“You probably know the settlers at Kamp have cut off their live video feeds. The colony’s artificial intelligence system is recording everything, but the settlers have voted to limit the feed to Earth. Right now, we have access to one imager in the plaza bay, the most public portion of the nederzetting.”
“It’s understandable, isn’t it?” Liz asked. “They want privacy after Ingra’s death.”
Mlle Lambert pulled a pad from her pocket, laid it flat on the table, and called up Earth Scan’s 3-D image. A miniature sphere glowed and spun above the pad.
“Understandable, oui. But it does not help us enlist public support. It does not help with fundraising.” She tapped the pad again and a bar chart, like a handful of pencils, floated in mid-air.
“Here are donations, here’s time.” She ran a finger along each axis. “People are frustrated when they can’t see the settlers, can’t hear their reactions. They lose interest and that reduces donations.
“Colony Mars plans to keep sending settler missions forever, but in practice, we can only send missions as long as we have funding. My people use Kamp’s feeds to produce weekly infotainments. Access to live feeds is a perk for our premium subscribers.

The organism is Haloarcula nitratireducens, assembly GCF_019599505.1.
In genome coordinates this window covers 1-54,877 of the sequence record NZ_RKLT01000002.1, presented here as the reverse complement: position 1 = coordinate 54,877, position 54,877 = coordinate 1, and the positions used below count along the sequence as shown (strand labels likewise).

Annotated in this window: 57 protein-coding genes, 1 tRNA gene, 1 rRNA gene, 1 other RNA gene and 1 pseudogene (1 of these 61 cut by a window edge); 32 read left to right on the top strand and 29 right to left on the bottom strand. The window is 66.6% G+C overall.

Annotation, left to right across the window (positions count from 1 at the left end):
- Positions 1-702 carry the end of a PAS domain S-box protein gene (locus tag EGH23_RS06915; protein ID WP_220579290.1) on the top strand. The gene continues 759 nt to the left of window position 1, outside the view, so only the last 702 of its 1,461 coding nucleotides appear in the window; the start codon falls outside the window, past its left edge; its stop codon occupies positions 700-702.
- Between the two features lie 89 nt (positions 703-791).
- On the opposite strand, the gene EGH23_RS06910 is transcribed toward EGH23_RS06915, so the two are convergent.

“I can fund Colony Mars for a time. Sale of my Tuscan estate, for example, bought your transport ship. But it’s my hope that Colony Mars will continue to send settlers long after I am gone.” She closed the chart display.
“I am a determined woman. All the women in my family are willful. When we choose to accomplish something, we succeed, and that is the attitude needed to colonize Mars. Technology may keep you alive, but attitude will allow you to thrive.”
“Perhaps you understand the situation,” Mlle Lambert said. “Once you join Kamp Kans on Mars, you will favor the video feeds.”
Liz and James were nodding and Claude looked determined. The little speech reminded Emma of her father, but she didn’t need more inspiration.
“I don’t think the first thing I want to do is start an argument with the other settlers,” Emma said.